So, as outlined in a previous blog we left Singapore in a thunder storm, rode up through a very generous Malaysia and then made our way to Thailand. Given border complications we decided to take the boat option using a ferry from Langkawi to Saturn. However, given we arrived at a land border we had a visa in Thailand for only fifteen days. We didn’t want to detour to get this lengthened and so we would use public transport between Krabi and Hua Hin and then again, this time as planned, from Bangkok to Nong Khai. As it turned out this worked out for the better or we really would have run out of time here.
We were only due to be in Laos for a very short time but as soon as we arrived it felt so calm, comfortable and welcoming we wanted to stay longer. I love being in the hills and we decided to go to Luang Prabang and Vang Vien though yet again we had time for this only if we left the bikes behind. We would have to cheat. This was our trip after all.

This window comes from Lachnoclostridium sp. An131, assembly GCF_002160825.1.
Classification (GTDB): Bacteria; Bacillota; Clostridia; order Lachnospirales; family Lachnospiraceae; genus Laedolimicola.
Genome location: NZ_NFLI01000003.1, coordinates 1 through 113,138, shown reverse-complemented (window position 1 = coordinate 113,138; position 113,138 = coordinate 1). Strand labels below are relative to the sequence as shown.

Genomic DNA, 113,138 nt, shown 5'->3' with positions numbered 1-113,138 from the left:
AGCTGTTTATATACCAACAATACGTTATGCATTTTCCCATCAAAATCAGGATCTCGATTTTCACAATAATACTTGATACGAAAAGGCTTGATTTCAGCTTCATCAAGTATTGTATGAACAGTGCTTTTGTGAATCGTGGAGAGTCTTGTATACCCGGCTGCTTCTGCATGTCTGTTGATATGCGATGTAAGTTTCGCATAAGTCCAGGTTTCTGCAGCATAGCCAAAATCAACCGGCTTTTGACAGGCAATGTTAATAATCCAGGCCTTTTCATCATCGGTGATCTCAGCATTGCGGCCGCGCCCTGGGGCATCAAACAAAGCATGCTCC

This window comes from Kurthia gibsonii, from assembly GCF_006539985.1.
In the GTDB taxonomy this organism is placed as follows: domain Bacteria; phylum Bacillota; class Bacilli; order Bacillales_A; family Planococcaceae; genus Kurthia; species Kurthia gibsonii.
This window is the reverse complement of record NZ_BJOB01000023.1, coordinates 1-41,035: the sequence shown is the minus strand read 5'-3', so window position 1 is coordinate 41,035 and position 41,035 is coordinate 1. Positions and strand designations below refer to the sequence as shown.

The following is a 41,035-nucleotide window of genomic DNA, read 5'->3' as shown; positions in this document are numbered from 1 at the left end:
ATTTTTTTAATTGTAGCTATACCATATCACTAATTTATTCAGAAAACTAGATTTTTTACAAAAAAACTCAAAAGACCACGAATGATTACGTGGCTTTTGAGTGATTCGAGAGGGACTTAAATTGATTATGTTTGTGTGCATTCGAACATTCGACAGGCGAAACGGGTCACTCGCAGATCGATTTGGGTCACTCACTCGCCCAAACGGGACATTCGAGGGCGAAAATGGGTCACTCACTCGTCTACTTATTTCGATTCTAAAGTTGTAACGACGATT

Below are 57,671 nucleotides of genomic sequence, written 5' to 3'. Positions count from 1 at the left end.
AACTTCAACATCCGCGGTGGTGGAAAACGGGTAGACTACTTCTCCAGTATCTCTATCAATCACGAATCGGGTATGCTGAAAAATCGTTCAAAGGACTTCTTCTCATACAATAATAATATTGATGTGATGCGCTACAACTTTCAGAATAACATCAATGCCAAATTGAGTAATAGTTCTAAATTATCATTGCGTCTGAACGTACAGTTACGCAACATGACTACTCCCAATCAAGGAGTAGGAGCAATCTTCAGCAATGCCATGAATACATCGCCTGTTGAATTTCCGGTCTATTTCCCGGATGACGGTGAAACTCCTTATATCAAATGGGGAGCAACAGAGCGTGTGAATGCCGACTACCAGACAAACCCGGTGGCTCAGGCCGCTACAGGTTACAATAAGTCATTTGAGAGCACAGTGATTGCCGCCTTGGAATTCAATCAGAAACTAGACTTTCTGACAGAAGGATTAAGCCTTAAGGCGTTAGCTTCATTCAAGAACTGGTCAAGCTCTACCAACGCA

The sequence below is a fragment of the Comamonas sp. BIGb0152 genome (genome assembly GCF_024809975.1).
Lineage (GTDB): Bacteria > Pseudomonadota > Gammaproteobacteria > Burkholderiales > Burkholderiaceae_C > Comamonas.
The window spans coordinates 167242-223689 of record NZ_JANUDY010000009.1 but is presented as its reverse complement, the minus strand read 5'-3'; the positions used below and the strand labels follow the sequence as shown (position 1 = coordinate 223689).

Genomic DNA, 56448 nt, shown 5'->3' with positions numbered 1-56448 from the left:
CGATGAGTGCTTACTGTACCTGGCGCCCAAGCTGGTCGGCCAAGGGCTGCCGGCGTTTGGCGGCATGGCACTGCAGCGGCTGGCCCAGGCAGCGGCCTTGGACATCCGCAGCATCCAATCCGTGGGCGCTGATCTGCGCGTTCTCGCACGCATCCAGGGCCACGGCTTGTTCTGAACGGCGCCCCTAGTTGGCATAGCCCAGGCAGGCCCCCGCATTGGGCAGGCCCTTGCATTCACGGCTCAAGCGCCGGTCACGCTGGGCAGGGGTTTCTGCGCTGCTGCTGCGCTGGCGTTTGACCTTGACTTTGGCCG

One week later and we were back on the bikes making our way towards Hanoi. Some of my favourite days riding came as we pedaled our way to the border near Lak Sao. We were climbing and our route took us through beautiful paddy fields, past limestone crags and friendly villages. Just glorious. We also hit more rain and as we passed through muddy roads and landslides up to the border we had no idea that we would soon be riding back the same way. Vietnamese soldiers would not let us continue and border control showed us photographs on a mobile phone to explain why. The road ahead had actually slipped away in the rain leaving a gap of around two hundred metres. While a detour was possible by foot – a bamboo ladder and forest trek we later found out- they would not let us through with The Captain and Kylie. Back to Lak Sao; back to the drawing board; back on the bus!